Even in these early days of IoT, there were security concerns about the new technology. For example, could a hacker take control of the device to start a fire? Who could see the device online? As more inventors became aware of IoT, these issues were simultaneously addressed with various technology solutions.
In 1993, the University of Cambridge created the Trojan Room Coffee Pot, a webcam used to monitor coffee pot levels. It uploaded an image of the coffee pot to the building’s server about three times per minute and was later placed online once a browser was available to show the images.
In 1998, computer scientist Mark Weiser built a water fountain outside his office at Xerox whose height and flow mimicked the price trends and volume of the stock market. In 1999, Kevin Ashton coined the term “Internet of Things,” even though we already had several examples of these connected “things.”
At the beginning of the 21st century, the term “Internet of Things” took hold and was used frequently by media outlets like Forbes, Scientific American, The Guardian, and the Boston Globe.
In 2000, LG Electronics introduced its first internet-connected refrigerator plans.
Created in 2005, one of the most advanced IoT devices to date was a rabbit called Nabaztag. This was a WiFi-enabled device that could alert and speak to the user about news headlines, stock market reports, the weather, and more.
According to Cisco Internet Business Solutions Group, the IoT came of age between 2008 and 2009. Citing the growth of tablet PCs and smartphones, this was the time when there were more “things” connected to the internet than people.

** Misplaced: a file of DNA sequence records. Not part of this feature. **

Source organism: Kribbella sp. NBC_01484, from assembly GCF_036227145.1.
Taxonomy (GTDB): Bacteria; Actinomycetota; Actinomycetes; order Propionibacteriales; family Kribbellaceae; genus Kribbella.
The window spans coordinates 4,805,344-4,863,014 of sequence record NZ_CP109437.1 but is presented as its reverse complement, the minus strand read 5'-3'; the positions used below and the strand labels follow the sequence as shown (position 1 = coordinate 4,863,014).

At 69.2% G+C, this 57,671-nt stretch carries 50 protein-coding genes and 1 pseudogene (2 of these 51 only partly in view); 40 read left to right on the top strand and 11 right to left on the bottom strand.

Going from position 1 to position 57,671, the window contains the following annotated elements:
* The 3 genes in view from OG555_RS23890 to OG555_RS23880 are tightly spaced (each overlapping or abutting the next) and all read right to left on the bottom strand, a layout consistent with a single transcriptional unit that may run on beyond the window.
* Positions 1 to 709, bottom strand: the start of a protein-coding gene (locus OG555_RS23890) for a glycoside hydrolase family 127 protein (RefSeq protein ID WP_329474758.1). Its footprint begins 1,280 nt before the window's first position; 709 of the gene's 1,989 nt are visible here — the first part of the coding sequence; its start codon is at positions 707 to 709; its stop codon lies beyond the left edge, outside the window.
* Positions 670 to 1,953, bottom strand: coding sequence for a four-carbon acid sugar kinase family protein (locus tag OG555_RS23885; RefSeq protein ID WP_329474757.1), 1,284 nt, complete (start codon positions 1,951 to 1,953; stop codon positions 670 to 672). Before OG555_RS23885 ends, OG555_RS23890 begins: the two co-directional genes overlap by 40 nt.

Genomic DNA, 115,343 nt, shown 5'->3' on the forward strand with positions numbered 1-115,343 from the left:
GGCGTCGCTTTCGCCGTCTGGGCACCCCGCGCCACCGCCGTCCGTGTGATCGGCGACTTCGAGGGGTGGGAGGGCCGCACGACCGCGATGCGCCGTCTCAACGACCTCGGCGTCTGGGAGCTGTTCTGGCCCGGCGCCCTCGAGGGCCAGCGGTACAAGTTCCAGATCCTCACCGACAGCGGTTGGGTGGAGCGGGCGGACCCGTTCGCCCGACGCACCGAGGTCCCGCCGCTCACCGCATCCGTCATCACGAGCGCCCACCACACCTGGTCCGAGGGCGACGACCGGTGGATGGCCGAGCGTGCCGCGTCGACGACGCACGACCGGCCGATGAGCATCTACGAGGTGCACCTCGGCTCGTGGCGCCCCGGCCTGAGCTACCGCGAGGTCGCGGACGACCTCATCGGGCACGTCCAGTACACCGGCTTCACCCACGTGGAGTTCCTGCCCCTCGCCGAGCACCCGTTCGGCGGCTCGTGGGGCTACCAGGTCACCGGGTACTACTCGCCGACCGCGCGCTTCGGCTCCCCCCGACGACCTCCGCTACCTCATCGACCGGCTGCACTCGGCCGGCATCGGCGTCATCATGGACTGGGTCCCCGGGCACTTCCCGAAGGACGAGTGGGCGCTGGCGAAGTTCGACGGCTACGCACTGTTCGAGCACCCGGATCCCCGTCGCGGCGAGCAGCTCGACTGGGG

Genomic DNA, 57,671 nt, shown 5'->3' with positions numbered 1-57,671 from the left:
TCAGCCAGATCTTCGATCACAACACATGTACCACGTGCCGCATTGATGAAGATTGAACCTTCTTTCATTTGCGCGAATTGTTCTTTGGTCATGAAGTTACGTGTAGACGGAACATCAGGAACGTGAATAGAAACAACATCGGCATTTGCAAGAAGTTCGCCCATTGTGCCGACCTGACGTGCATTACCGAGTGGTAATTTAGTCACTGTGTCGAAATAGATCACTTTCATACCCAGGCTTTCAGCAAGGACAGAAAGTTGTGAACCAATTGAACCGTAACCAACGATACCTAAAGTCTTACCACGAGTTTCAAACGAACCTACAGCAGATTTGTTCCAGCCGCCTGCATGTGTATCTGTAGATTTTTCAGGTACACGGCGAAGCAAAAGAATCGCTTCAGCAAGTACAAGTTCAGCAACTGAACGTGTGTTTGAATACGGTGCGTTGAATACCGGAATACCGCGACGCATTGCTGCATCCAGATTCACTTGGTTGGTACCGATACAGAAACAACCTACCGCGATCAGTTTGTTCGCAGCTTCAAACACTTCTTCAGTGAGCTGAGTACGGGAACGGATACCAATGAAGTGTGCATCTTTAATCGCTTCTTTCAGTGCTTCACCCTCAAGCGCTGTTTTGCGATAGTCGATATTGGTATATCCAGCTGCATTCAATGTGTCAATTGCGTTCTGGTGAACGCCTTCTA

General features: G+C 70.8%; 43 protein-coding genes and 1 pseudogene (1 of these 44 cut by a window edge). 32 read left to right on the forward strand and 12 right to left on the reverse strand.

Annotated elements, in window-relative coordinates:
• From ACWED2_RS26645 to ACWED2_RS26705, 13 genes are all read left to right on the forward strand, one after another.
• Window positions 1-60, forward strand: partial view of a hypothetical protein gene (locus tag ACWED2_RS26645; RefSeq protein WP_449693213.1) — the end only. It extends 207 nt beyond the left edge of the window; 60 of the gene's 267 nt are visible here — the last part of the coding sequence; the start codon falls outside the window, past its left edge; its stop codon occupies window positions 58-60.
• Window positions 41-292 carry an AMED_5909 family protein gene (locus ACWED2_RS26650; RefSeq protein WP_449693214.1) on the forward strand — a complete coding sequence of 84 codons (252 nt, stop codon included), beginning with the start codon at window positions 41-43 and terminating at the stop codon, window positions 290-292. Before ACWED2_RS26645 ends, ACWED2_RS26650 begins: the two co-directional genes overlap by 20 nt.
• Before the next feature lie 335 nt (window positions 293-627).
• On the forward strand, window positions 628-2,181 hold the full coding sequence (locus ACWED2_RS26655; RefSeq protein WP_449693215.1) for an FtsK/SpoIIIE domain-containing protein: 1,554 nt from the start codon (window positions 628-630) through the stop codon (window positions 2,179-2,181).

In 2010, the Chinese government announced it would make IoT one of its priorities in its Five-Year-Plan. The same year, Google began storing data about people’s Wifi networks as it updated its StreetView service.
In 2011, market research company Gartner named IoT to its new (now famous) “hype-cycle for emerging technologies.” The same year, IPv6, a network layer protocol vital to IoT, was publicly launched.
In 2014 the massive Consumer Electronics Show (CES) was themed for IoT. The same year, Google announced that it was purchasing Nest for $3.2 billion.
In the past decade, the IoT and interconnected devices have become commonplace and widespread in our everyday work and home lives. From self-driving cars to connected fitness devices, IoT has found its way into just about every industry.
The Future of IoT Technologies
Given the rapid pace of development and adoption, the IoT market will continue to expand in the coming years. Everything that can be connected to the internet and provide users with additional functionality will be.
By 2025, the number of connected IoT devices is predicted to exceed 75 billion. Factors that will influence this widespread expansion include widely expanding online connectivity, increased computing power, advances in artificial intelligence, lower sensor costs, and reduced data collection and storage costs.
This history of the Internet of Things makes it evident just how wide-reaching this technology has become, from business applications to personal use. Whether you wish to stay connected in your home or automate specific functions of your commercial building, IoT is likely to play a role. Click here to learn more about building automation systems and how they can save your business money!